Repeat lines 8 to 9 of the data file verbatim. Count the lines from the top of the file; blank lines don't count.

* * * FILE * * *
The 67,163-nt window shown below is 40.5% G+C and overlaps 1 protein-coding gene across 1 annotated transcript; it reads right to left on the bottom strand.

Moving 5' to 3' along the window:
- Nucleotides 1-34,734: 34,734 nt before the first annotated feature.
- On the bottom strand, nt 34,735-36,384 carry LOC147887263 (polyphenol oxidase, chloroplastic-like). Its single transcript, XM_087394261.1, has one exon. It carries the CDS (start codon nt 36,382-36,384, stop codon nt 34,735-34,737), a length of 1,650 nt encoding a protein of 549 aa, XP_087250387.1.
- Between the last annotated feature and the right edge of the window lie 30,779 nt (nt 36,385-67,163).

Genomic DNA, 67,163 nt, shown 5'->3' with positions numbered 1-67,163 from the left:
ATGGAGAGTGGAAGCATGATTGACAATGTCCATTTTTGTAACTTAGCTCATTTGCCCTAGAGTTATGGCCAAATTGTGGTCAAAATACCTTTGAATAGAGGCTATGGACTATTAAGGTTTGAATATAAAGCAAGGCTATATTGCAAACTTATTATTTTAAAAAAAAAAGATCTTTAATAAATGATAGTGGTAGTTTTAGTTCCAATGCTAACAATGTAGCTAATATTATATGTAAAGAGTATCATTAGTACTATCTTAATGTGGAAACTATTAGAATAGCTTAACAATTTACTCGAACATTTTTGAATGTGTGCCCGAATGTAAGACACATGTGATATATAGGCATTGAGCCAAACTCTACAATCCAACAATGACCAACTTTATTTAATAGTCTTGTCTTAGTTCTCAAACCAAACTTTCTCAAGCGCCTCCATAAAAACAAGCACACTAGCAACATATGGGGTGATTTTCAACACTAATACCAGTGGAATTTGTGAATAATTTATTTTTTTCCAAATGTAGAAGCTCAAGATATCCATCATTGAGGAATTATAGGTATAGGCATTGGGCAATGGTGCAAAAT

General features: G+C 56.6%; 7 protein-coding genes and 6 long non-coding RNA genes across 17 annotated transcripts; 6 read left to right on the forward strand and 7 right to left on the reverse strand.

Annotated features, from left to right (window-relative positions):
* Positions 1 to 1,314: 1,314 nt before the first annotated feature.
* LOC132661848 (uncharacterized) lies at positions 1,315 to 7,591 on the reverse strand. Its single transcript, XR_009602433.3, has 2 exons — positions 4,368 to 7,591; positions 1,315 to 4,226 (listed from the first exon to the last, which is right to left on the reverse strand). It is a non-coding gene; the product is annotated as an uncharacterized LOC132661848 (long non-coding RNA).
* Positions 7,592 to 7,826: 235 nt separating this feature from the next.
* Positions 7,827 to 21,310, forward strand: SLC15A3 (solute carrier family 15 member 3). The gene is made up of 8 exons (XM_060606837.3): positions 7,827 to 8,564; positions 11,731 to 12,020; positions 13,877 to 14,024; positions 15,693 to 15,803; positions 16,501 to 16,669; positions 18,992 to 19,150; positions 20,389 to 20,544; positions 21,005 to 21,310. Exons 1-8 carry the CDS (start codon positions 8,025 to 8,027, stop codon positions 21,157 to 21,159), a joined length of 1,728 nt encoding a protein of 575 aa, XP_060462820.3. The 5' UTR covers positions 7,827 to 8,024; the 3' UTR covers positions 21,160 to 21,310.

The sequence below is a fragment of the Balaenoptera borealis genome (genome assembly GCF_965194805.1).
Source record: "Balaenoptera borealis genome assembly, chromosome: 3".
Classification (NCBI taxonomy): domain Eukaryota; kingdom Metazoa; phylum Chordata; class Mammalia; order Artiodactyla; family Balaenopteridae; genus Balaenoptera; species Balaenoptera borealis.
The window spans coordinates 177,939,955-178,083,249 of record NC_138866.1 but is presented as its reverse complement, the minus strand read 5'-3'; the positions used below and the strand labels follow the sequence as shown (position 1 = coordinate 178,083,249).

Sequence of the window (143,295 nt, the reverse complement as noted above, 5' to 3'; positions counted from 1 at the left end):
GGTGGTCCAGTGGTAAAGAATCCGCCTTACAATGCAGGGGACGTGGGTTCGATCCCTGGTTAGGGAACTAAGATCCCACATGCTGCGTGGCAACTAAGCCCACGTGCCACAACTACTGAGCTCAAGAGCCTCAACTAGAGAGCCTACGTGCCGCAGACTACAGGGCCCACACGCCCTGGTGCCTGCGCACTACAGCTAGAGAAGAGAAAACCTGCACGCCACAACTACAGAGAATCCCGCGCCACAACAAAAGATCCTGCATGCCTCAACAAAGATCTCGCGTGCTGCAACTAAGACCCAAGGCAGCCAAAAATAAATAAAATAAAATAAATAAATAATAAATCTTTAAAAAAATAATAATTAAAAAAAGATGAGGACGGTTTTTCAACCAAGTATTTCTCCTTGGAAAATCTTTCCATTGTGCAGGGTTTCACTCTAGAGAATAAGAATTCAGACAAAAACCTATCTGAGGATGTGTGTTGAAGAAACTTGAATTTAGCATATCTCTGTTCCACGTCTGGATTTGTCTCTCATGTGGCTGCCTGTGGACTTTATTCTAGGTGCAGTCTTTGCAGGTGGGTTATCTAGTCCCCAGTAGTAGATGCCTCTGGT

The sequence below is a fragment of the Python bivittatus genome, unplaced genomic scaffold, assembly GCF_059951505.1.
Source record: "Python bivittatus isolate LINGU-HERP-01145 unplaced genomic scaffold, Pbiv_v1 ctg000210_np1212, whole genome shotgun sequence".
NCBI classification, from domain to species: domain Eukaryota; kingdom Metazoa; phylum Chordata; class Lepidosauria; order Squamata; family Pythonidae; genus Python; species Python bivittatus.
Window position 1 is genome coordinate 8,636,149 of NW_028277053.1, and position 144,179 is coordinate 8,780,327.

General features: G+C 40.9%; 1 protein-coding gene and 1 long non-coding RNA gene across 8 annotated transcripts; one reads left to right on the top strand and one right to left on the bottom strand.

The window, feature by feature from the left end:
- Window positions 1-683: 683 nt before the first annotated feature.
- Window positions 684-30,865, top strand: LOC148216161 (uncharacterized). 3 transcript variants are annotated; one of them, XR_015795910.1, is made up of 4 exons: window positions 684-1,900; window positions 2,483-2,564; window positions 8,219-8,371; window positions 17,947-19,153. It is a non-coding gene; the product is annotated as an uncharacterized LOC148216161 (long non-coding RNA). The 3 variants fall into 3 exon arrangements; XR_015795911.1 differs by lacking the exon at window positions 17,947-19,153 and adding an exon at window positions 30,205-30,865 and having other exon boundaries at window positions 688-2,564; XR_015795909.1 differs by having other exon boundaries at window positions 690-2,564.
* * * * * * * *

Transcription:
General features: G+C 56.6%; 7 protein-coding genes and 6 long non-coding RNA genes across 17 annotated transcripts; 6 read left to right on the forward strand and 7 right to left on the reverse strand.

Annotated features, from left to right (window-relative positions):